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‘Titans #34’ (review)

Written by Dan Abnett
Illustrated by Bruno Redondo
Published by DC Comics

 

“You really are a piece of work Travesty.”

 

What a mess.

Looks like the Titans are in way over their heads.

Steel and Kyle Rayner have been taken prisoner, leaving Donna, Beast Boy, Miss Martian, and Raven alone to fend off an unending slathering horde of Unearth defenders. They’ve lost Ben Rubels on comms, along with his ace-in-the-hole navigational assistance.

And Mother Blood is monologuing.

That’s because her Master Plan has almost come to fruition.

The one in which Green Lantern’s first-hand knowledge of the Source, and Steel’s quantum navigational computing capabilities, are being literally bled from them (somehow) into a complete map of the multiverse, which – despite being bonded intimately with the Red that suffuses all organic life throughout the multiverse – Mother Blood apparently needs, in order to spread her influence across the whole of universal inter-dimensionaility.

Realizing, finally, her glorious dream of brutal multiversal conquest and domination.

Yeesh.

Talk about your bloodthirsty. Or your bloodlust. Poor Sonya Tarinka really does seem to have become a crazed homicidal maniac of utterly biblical proportions, due to her infusion of Source energy.

Really, all this errant Source energy sure has created a lot of problems. Someone oughta fix that hole in the Source Wall before things get any worse….

It remains a bit unclear yet exactly how Unearth itself will factor into Mother Blood’s Master Plan – other than as a lure for the Titans, apparently – though we’ve heard the term ‘sacrificial altar’ thrown around some, first by Mother Blood several issues ago, and now, strangely, by Donna Troy herself, who seems in her own POV narration to have somehow figured out the exact nature of the trap that Mother Blood has set for the Titans… without any discernible way of doing so.

So that’s weird.

Thankfully we do at last learn what’s happened to Raven and her Soul-self.

It’s…complicated. But you probably know that by now.

Apparently, Lord Travesty, in order to travel freely to Earth from his own realm, needed a proxy soul to stay behind in his, and that’s why Raven’s Soul-self remained trapped in Unearth after the team’s first visit there. Since then however, things became even more confusing as somehow Raven’s fully autonomous soul was then split into two separate aspects, each, again, embodied as another separate version of Raven.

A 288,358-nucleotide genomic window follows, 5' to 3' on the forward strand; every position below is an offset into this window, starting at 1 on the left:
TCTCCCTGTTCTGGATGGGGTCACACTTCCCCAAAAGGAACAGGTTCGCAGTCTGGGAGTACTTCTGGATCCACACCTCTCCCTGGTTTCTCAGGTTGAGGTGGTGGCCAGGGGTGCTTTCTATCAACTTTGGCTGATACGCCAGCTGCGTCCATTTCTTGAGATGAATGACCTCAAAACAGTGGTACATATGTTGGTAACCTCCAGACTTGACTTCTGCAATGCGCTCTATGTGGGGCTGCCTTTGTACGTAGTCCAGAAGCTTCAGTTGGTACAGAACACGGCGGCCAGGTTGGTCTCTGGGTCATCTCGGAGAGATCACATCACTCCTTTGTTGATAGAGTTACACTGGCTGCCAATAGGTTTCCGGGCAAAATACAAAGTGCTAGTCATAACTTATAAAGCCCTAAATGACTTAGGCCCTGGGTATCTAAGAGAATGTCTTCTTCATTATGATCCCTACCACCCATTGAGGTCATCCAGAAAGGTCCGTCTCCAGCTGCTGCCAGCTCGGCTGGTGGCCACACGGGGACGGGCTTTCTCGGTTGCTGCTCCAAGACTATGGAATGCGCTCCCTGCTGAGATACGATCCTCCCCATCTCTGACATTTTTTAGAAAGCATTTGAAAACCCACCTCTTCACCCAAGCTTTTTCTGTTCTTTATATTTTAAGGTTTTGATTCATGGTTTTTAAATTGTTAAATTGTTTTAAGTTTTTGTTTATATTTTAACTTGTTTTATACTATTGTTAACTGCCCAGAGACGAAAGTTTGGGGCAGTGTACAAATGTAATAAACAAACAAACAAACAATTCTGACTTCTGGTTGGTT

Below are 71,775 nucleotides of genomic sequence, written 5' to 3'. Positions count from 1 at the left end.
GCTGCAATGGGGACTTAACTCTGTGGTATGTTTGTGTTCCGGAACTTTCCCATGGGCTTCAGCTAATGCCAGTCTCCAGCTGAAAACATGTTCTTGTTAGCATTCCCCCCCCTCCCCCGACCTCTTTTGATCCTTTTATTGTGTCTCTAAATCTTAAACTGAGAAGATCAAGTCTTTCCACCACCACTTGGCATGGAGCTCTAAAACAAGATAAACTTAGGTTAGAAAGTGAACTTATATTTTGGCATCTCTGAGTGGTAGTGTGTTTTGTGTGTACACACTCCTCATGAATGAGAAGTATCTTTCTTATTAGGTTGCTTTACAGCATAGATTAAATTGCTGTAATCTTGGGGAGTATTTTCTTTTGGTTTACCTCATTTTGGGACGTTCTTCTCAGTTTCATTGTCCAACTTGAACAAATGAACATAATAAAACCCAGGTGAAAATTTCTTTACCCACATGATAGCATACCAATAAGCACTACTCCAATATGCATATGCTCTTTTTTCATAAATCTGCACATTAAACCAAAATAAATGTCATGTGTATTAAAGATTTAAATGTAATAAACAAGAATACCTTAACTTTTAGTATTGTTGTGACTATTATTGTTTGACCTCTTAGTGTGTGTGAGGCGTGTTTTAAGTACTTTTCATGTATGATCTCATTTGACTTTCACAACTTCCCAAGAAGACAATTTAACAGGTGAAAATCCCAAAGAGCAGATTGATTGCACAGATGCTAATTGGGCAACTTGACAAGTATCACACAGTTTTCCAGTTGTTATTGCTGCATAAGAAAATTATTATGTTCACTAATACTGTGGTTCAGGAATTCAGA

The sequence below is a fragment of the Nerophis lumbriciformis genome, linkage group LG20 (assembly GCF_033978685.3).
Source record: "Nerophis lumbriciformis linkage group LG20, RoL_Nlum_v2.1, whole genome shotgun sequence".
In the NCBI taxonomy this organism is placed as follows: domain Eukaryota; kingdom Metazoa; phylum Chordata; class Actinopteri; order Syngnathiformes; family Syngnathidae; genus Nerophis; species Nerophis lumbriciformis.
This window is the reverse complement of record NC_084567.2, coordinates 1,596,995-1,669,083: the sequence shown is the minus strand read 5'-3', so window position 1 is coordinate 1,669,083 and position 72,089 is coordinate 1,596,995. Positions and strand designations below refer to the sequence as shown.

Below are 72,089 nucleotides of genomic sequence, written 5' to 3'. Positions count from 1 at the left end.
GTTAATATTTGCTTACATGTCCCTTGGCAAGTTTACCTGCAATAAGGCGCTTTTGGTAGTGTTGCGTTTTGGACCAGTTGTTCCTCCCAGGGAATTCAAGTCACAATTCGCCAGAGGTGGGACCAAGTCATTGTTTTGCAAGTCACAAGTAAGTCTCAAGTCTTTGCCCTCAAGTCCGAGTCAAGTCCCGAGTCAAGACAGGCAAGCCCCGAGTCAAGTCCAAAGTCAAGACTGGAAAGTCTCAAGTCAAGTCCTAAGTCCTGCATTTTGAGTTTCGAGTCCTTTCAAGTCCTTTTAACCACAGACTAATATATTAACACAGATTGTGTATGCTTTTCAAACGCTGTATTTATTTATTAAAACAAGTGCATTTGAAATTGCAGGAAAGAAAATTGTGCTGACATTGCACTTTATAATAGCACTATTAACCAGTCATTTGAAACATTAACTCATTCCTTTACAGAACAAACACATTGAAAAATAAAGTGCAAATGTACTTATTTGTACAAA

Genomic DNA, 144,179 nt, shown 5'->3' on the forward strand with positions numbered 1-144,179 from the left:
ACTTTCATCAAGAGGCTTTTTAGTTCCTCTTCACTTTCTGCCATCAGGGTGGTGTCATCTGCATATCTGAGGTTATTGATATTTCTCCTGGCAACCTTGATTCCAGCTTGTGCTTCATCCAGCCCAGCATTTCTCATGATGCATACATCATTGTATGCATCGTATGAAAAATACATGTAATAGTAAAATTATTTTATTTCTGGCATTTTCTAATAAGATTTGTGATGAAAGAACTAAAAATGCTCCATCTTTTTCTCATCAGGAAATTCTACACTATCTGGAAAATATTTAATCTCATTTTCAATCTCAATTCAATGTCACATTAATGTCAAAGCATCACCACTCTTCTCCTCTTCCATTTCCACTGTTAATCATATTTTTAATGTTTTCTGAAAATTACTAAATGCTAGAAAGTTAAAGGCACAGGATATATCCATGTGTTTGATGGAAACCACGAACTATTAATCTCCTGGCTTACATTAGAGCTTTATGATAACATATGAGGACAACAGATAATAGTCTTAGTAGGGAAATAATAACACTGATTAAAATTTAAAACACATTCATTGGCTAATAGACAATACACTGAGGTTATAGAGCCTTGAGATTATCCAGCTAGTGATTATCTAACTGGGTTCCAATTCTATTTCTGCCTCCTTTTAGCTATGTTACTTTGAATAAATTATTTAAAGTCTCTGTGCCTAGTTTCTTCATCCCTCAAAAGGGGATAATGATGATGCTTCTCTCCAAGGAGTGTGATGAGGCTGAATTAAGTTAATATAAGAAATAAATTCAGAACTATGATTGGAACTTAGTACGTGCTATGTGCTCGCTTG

The first embodied soul aspect is the ‘good and pure’ part of raven’s Soul-self, which for some reason is completely powerless on her own, and remains chained in Travesty’s custody for whatever warped torturous purposes we are only left to surmise by her evident distress.

The second part of Raven’s Soul-self however is the one in sync with her ‘demonic’ side. And not only does this side retain all the power and agency that the good part does not embody, but somehow Raven’s demonic soul has gone full schizo-split personality and now fashions herself as the cruel Commander Lenore, operating in full fealty to Travesty and Mother Blood, with no apparent recognition of her better half, even when their connection is revealed and explained right in front of her.

Also weird.

Thankfully Maker Ernest, the humble creator of Unearth (and nigh-omnipotent while in the realm of his own imagination) is getting wise to Mother Blood. Less understandable is just how much trust he chooses to place in Lord Travesty. Who after all, is performing exactly as he is written…

Make what you want of how all this crazy is finally coming to a head, it is worth reflecting that the broad strokes of this whole Titans run is, conceptually at least, rather brilliantly conceived, with much to be said for the sheer imaginative chops brought to bear by author Dan Abnett.

In practice, though, that hasn’t always panned out, creating a very uneven run, that has suffered from any number of production frustrations, not the least of which has been the very inconsistent artwork that never quite settled on a defining style for our team.

(And that continues this issue, unfortunately. Literally the best take on the team I’ve seen to date – including the best rendition of Gar’s most beastial side – is that of Tyler Kirkham and Arif Prianto, in this month’s variant cover. (The actual cover, by Mico Suayan and Blond isn’t half bad, mind you… even if it does appear to have been slapped on entirely the wrong issue…))

Perhaps it is for these reason that, sadly, the flagship title of the mature Titans team is coming to an end shortly.

Although with the Source Wall being obliterated over in Justice League recently, it does take away the team’s primary rationale – or overwhelms it beyond reason – so maybe this has been in the works all along.

Hard to say, but now that everything is crashing to a conclusion, it does feel almost as if Abnett himself is eager to just be done with the run, and moving on to greener pastures (…IN SPACE!! – see upcoming issues of Justice League Odyssey if that interests you as much as it does me), where he can stretch his legs and start anew. He even makes a sly little mea culpa to that effect, so we know it’s not all been to his liking.

Whatever the case, the result this month is a script that feels a little rushed and perfunctory, for all that it is chock-full of the big reveals, and a building crescendo of utter disaster for our team.

I’ll give Abnett this. Things look really bad. Like subjugation of the whole of Reality bad. As far as ‘Go big or go home’, this book surely delivers. Hard to see how the team’s going to get out of this one and save the day. For all of multiversal Reality.

Seriously, if there was ever a time to level up one wild card ace-in-the-hole, now would have to be it.

Next Issue: Raven takes back her time. (I hope.)

 

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